Last edited: Nov 23, 2016
    Answered in order ...

    Big picture: I want my home to run an integrated PV/battery/plug-in that is no more expensive than my current 100% fossil based system. The battery will replace my current tie-in to the grid and save my $30 a month connection charges (and the pernicious bureaucracy of the utility that makes PV expensive to install.) I am not trying to reach zero carbon, only reduce fossil fuel use as much as possible. Domestic hot water and home heating is NG based so the PV system is only expected to cut my fossil fuel use for personal transport and electricity. This is a good start because 100% of my electricity is currently coal sourced and if my estimates are correct I will reduce my personal transport petrol use to about 100 gallons a year.
    1. -Yes. I have not built the PV yet, so I have choices in system design. E.g. could the PW 2.0 save me an inverter ? I tried calling SolarEdge but they were not conversant with PW 2.0. I do want to use micro-inverters because I have variable shading through the day. I have a call in to Tesla to clarify what circumstances a PW 2.0 will be able to take generator input (in this case a Toyota hybrid that can output close to 1 kW from the 12v as DC.
    2. See (1)
    3. Total Max PV DC solar will be ~ 3 kW. This is an over-build for my expected use to cover some of the winter days with low solar.
    4. PVWatts gives monthly estimates. Per 3 kW, about 15 kWh a day in the winter and 22 kWh a day in the summer for the fixed array I have chosen
    5. Under 1 kW for the home, and up to another 3.8 kW for a plug-in Prius. When the M3 arrives I'll add another PW if needed for either peak load or TOU. My seasonal kWh use does not vary much --- about 4 kWh a day in the summer, spring and fall and 6 kWh a day in the winter. This does not include car use which is 10-20 miles every day and 90 miles twice a week. If there is not enough sun I will run the car on petrol. I estimate 4 miles per kWh for our driving habits based on extensive record keeping for our current Prius cars. The first plug-in will be a Prius Prime.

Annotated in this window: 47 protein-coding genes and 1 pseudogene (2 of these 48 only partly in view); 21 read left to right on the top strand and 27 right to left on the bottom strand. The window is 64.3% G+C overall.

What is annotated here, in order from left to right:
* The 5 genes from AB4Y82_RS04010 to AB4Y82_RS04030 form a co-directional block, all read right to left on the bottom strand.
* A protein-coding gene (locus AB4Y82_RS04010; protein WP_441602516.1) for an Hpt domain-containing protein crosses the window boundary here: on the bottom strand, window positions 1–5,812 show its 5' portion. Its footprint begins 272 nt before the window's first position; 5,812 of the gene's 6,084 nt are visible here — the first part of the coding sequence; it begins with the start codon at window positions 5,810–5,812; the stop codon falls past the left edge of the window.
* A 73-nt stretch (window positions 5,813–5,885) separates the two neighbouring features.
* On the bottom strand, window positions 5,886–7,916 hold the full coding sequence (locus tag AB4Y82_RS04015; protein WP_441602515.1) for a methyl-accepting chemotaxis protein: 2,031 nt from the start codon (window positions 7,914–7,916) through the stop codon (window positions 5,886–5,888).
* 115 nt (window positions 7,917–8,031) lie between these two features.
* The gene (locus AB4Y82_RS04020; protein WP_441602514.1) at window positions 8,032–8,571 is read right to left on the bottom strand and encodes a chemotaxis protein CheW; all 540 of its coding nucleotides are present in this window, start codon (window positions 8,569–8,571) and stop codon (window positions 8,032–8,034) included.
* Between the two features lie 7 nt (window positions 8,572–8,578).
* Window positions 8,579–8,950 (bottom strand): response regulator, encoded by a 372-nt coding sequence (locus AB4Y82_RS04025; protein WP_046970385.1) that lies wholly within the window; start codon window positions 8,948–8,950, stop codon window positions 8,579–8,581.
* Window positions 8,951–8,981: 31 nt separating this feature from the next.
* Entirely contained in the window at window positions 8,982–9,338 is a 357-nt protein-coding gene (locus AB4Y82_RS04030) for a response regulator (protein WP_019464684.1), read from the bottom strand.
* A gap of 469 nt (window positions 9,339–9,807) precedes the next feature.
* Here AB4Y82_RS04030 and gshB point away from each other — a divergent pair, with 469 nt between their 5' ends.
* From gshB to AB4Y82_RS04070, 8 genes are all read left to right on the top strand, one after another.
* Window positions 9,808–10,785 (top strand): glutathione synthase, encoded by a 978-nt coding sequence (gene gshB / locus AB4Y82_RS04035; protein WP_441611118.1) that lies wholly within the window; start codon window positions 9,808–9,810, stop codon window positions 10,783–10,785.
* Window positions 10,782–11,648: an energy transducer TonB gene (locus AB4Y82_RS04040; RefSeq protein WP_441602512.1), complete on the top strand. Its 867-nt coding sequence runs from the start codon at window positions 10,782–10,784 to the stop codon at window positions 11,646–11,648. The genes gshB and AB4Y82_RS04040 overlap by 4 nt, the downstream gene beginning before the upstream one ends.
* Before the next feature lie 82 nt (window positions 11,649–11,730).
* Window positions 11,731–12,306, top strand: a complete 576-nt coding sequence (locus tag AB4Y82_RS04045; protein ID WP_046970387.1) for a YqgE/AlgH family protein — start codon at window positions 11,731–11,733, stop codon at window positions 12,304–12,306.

6. For now, One .... IF I can recharge the PW from the plug-in to cover those periods of no sunshine for > 48 hours straight.
    7. See (5)
    8. I don't have accurate data for how many episodes of greater than 48 hours without sunshine. Not many. Ten ? Twenty seems a pessimistic outlier. This is why ability to charge the PW 2.0 with the car as a generator is important.
    9. One kW will let me charge up the PW 2.0 in about 8 hours. I am home every day for 12 hours (I work at night), and for now either of two cars can be a generator. When the M3 arrives there will always be one car that can be the generator.
    Thanks for your interest and help!
     
  20. miimura

    miimura Active Member

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    A. I assume that the PowerWall 2.0 has an internal inverter and has a HVDC input for one or more solar strings. I also assume that they will support some kind of DC optimizers, so there would be no advantage to using Enphase inverters at all. In fact, it would likely be a cost penalty and add another layer of integration complication. The generator input is the biggest open question.
    B. If your usage figures are correct, a single PowerWall and the solar you have specified should keep you down to a handful of days that you would need to fill in with the "generator". You would definitely need some kind of alert or notification system when the PowerWall reaches some low setpoint where you would want to go connect and turn on the generator. In this case, you would have to turn on the car, turn on the 12V inverter and run the 120V power cord to the generator input.
    C. If you want to charge the Prius Prime from this system, you probably want to get an EVSE that can vary the pilot signal or just use one that is always low power, like 240V 12A. EVSEupgrade or OpenEVSE is a good fit for this. You will have to pay attention to weather forecast and the SOC of the PowerWall to decide if you're going to charge the car. Maybe there could be some way automate this so you just plug in the car and the system decides when and how much to charge the car. There will be a lot more days that you won't have surplus energy to charge the car than the days where the house alone falls short and you need to add energy from the generator.
    D. When you get the Model 3 you will have to seriously think about how many miles per day you want to recharge from this system and where you will charge it when you are short on energy at home. Of course, you can add more solar and another PowerWall, but that still won't be able to recharge a Model 3 from flat empty when you return from a trip. If you had 2 PowerWalls and 10kW of solar, you would probably never have to connect the generator, but there would be many winter days that you would have to charge the Model 3 elsewhere.